- Modified Gross Lease: With this type of contract, you’ll pay a share of incidental costs here with the landlord and other tenants.
- Net Lease: Most net contracts involve paying the base rent along with either property taxes, utilities or insurance. It’s most common to include rent and taxes. A double net agreement means you’ll pay rent as well as taxes and insurance. Triple net agreements mean you’ll pay all of the above along with other costs like maintenance.
Pay special attention here to any maintenance costs and utilities so you’re prepared when the bill is sent your way.
Do what you can to avoid being sucker-punched with hidden costs.
Make Sure There is an Out-Clause
An out-clause, also known as a termination clause, deals with the worst case scenarios if you need to get out of your lease.
There are many reasons why you might prematurely terminate your contract, and they’re often reasons entirely beyond your control. Carefully examine any penalties you’ll have to pay. Don’t be afraid to push hard for better terms.
If circumstances happen where you’re unable to pay the rent, eviction is inevitable. Think about damage limitation. See if you can buy yourself some time to prevent a default by paying an installment of the outstanding rent rather than the full balance.
At a bare minimum, ensure there’s an option to sublease in your contract.
At this stage, in particular, it really pays to seek the advice of a professional. While there are certain things you can do for yourself, don’t leave anything to chance with legally binding documents. This is especially important when it comes to including out-clauses.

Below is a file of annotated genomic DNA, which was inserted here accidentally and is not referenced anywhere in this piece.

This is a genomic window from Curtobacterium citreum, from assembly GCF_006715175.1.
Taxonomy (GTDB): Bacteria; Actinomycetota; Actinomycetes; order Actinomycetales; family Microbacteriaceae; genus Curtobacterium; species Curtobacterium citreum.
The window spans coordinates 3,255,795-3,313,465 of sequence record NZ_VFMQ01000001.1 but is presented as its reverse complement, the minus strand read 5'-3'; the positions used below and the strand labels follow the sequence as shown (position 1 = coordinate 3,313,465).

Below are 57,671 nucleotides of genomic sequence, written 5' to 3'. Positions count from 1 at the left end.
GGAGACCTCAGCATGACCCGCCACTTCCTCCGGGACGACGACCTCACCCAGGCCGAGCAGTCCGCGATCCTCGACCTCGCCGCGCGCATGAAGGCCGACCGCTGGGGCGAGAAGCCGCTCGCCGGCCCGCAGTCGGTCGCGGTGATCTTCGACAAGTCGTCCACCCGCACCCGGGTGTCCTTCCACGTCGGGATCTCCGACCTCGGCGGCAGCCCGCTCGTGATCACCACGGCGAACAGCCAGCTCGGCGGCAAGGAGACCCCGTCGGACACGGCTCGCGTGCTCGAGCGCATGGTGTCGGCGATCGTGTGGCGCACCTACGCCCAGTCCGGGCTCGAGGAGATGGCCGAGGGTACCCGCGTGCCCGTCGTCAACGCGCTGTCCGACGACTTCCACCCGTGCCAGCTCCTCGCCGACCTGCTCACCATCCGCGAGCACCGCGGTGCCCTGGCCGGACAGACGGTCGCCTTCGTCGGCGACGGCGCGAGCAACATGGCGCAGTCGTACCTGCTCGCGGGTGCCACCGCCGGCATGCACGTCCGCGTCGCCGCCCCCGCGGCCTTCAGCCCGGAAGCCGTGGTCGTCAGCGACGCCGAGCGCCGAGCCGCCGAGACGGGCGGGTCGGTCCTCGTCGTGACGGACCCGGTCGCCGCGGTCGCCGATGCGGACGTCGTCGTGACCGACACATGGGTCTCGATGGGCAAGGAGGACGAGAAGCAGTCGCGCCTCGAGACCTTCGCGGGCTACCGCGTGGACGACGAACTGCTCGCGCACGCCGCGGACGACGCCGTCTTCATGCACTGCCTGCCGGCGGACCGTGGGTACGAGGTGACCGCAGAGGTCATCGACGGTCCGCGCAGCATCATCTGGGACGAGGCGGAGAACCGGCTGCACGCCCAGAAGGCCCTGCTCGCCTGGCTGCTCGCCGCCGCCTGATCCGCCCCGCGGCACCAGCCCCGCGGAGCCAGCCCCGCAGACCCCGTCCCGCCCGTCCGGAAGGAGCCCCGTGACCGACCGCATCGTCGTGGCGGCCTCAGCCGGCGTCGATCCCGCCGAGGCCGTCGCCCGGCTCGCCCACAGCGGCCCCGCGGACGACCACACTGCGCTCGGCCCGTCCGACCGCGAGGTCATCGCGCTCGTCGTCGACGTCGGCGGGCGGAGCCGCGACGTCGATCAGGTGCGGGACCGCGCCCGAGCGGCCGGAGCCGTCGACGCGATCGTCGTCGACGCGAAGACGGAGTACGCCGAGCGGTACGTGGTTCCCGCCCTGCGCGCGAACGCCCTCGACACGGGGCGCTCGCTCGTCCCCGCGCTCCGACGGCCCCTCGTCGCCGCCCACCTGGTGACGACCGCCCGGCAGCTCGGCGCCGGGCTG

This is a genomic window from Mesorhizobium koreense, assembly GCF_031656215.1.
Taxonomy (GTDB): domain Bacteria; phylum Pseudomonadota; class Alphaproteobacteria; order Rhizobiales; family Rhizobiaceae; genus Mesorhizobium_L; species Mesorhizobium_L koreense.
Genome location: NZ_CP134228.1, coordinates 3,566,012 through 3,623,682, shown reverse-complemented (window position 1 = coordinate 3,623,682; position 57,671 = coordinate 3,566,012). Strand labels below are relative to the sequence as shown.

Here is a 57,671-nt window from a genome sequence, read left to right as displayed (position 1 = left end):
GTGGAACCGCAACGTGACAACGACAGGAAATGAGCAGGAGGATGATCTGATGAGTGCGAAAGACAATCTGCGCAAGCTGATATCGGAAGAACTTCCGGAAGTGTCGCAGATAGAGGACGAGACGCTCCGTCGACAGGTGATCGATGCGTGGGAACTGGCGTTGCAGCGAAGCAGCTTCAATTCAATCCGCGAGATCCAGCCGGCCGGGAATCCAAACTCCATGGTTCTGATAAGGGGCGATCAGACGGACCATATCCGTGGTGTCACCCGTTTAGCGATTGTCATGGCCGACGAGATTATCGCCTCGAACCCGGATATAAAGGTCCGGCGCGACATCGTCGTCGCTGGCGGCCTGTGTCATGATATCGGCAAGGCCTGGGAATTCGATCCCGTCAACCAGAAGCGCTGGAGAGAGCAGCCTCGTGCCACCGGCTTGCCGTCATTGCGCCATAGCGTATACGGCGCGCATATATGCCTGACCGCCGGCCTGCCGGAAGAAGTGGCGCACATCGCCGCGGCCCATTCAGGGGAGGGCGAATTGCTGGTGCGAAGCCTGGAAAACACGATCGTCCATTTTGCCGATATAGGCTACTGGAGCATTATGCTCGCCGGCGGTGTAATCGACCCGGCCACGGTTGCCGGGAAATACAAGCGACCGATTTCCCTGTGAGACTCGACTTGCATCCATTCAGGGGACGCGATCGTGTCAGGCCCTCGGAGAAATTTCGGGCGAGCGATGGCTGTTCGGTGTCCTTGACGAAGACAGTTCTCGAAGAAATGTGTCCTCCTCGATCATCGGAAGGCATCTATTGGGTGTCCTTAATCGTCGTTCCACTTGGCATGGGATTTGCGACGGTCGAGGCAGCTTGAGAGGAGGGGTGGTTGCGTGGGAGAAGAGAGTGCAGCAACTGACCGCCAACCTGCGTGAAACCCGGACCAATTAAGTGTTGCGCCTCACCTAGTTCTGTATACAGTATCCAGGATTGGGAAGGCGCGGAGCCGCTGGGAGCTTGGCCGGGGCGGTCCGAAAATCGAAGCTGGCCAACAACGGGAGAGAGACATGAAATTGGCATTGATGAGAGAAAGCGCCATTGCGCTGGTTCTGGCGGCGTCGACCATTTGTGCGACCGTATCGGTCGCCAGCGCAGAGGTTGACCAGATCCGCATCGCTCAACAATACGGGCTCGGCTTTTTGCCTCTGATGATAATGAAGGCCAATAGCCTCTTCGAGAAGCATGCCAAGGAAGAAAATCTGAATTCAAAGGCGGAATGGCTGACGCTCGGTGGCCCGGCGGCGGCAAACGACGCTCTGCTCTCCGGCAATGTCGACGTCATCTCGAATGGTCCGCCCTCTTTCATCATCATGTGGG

Can You Negotiate The Lease Yourself?
If you firmly believe you’ve got the ability to successfully negotiate a commercial lease alone, by all means, go ahead and do that. If you take the time to examine the terms and conditions of the lease fully, there’s no reason you can’t get a decent deal.
How about if you lack the time or confidence to do this properly, though?
Commercial Lease Locators specializes in negotiating leases for commercial real estate to get you the most favorable terms. Since the property management company pays for our expertise, that means you don’t have to.
You’ve got nothing to lose by getting in touch and letting us do the hard work for you. Call us Monday through Friday between 8 am and 8 pm at 512-920-6270 if you’d like a consultation.
Contact Commercial Lease Locators to help you navigate a commercial contract!